Democratizing Science Through Ethical, Communicative Teaching

4/1/24 DukEngineer Magazine

New faculty member Sonia Bansal brings a whole-student approach to her classes in the biomedical engineering department

headshot of Sonia Bansal
Democratizing Science Through Ethical, Communicative Teaching

With a passion for teaching, Sonia Bansal strives to make a difference in her students’ lives and create “light bulb” moments for everyone in her classroom. 

This past summer, Bansal joined Duke’s Department of Biomedical Engineering as an assistant professor of the practice, a professor who focuses on teaching. Currently, she teaches courses in first-year design, biomaterials, and mechanics.  

Born and raised in New York, Bansal always wanted to be a teacher. She discovered her love of teaching young as a peer-tutor at the age of 15, and it only grew while she taught SAT classes as an undergraduate at Columbia University.

After graduation, Bansal pursued her PhD at the University of Pennsylvania with teaching in mind. She graduated from UPenn with expertise in orthopedic biomechanics and biomaterials before becoming an assistant professor at the University of Delaware. Then, despite being a “northeast city kind of gal,” having spent her entire life north of the Mason-Dixon Line, Duke’s high level of scholarship and excellence brought Bansal to the south.

The move allowed Bansal to pursue teaching as well as research to feed her joy in working with others, mentoring young adults, and making science and learning equitable for all.

To me, teaching is an opportunity to democratize science, because we’re making sure that everyone has equal access to learning.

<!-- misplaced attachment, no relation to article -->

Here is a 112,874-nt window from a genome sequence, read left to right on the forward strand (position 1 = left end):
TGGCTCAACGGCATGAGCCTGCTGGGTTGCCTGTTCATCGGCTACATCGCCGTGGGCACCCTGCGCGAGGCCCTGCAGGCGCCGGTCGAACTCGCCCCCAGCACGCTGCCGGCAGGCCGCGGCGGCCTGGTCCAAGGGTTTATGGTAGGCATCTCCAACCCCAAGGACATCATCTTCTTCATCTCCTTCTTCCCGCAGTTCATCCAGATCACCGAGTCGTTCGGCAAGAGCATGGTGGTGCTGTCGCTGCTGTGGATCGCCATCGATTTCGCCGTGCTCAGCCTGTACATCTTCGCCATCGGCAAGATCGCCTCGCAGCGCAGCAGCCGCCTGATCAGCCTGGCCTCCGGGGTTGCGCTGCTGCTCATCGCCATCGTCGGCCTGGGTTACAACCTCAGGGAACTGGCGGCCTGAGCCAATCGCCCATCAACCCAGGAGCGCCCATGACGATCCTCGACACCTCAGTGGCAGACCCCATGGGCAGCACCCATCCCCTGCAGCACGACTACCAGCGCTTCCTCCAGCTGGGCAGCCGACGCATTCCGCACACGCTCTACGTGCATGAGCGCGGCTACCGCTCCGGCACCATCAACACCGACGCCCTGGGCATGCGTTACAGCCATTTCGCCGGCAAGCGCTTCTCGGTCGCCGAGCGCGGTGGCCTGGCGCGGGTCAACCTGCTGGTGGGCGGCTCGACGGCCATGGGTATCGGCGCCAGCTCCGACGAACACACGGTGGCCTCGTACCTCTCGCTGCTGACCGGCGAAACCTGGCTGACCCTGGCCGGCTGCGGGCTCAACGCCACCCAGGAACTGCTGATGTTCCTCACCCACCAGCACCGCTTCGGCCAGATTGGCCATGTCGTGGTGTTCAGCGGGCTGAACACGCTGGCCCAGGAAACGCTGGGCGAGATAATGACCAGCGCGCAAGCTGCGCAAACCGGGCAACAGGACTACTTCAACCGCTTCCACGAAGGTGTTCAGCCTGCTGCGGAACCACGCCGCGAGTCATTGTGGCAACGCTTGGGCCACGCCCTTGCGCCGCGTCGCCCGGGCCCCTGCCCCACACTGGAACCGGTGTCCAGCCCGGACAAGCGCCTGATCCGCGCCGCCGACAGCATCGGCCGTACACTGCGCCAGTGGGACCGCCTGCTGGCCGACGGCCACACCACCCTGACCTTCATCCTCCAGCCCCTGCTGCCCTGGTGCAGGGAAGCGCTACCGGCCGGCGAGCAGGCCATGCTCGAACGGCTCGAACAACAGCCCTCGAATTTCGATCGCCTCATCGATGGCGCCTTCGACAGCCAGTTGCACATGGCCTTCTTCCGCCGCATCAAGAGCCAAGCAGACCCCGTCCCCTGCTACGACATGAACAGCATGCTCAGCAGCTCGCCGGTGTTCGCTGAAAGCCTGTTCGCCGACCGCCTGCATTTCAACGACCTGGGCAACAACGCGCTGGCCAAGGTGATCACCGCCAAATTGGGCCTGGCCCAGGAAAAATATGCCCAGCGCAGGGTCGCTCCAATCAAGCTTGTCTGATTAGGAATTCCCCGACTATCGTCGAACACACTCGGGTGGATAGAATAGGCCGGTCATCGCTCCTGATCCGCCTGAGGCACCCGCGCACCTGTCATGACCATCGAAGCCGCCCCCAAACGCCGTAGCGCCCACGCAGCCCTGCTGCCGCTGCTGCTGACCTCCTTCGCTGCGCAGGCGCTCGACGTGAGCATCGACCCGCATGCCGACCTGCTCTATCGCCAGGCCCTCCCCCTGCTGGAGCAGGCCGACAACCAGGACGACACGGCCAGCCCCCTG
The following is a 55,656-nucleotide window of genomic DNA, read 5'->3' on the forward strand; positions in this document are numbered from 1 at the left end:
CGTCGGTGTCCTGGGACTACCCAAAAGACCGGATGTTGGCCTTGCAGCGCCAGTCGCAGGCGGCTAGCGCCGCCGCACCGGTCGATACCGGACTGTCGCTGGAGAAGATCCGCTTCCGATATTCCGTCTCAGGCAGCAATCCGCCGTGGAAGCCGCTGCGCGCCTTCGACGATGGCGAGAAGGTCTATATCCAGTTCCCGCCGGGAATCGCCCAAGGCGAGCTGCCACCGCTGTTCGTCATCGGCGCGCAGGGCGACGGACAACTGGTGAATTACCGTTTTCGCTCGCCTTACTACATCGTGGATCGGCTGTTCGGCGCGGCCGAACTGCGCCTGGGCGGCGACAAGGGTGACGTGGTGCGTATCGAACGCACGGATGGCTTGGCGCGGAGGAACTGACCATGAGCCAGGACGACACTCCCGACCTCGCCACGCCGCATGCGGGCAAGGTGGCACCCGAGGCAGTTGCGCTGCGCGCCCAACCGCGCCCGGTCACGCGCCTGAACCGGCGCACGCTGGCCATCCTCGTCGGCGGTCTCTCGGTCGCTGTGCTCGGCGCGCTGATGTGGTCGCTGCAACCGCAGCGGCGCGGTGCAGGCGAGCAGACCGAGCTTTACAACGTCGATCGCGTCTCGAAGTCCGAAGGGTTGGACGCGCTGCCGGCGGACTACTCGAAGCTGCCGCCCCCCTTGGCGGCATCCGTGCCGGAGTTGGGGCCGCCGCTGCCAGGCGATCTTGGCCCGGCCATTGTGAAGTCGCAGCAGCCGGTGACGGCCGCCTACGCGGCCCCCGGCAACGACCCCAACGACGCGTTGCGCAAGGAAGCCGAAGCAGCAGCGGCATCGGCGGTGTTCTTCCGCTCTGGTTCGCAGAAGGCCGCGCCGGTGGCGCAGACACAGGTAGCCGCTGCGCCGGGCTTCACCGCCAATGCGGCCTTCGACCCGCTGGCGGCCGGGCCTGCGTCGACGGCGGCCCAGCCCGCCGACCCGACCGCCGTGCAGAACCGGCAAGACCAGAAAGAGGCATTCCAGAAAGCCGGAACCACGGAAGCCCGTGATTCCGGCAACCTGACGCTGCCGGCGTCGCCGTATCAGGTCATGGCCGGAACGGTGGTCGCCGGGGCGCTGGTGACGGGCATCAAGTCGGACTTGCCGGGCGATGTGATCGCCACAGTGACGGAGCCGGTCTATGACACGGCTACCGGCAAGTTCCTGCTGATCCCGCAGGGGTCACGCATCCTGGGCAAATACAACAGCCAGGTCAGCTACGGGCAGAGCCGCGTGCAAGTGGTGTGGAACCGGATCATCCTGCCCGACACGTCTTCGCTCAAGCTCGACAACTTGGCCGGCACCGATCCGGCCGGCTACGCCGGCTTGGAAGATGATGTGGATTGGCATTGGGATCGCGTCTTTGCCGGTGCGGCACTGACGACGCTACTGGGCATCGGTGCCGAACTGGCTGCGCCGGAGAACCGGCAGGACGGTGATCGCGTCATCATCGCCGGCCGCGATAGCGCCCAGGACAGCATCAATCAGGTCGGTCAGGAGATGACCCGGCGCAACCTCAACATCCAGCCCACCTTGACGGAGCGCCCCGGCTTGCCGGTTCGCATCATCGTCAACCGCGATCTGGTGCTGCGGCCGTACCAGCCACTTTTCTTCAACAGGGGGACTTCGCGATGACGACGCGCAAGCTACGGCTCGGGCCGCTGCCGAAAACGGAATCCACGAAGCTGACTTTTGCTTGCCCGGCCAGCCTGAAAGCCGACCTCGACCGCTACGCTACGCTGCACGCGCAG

Sonia Bansal Assistant Professor of the Practice in the Department of Biomedical Engineering

“Teaching my class is a constant example of how we can make science accessible for others,” Bansal said. “To me, teaching is an opportunity to democratize science, because we’re making sure that everyone has equal access to learning.”

Bansal also said that her favorite part of teaching is being able to positively impact her students’ educational careers and help them become confident in their capabilities as young scientists. 

“When something clicks for students, that’s when you realize that you’ve made a difference,” Bansal said. “One more person feels like they belong in STEM now because they understand this fundamental concept in the field.”

In her classroom, Bansal prioritizes fostering a community-driven educational environment where peer-learning, group-work, and collaboration are at its core. She said that she believes engineering is a “team sport” and wants her students to be comfortable working together, communicating with each other, keeping open-minds, and actively solving problems. 

In her free time, Sonia Bansal enjoys hanging out with her dog, Charlie

While Bansal said she wants to prepare her students to be able to gain jobs or attend graduate programs that they are “genuinely excited and passionate about,” she also wants to create honest and well-rounded engineers that are ready for any career path. 

“I want to help develop ethical engineers, team focused engineers, engineers who can communicate,” Bansal said. “It’s about developing that critical thinking and being able to justify your choices and doing that in a way that is clear and honest. Communication in general, I think, is undervalued in a lot of engineering programs.”

As her first year at Duke comes to a close, Bansal said that she feels “very, very lucky” in her new role. 

“I’m excited to be here, and the BME program is incredible,” Bansal said. “The biggest thing that I’ve noticed is my colleagues are so giving with their time. Whenever I have a question about a class or research, everyone’s willing to talk with me and work through things, and everyone’s just very generous with their time and expertise, which I think is an incredibly special thing.”

Zoe Sinclair is a Pratt Marketing and Communications intern who is studying Journalism at the University of North Carolina–Chapel Hill.

2024 DukEngineer Magazine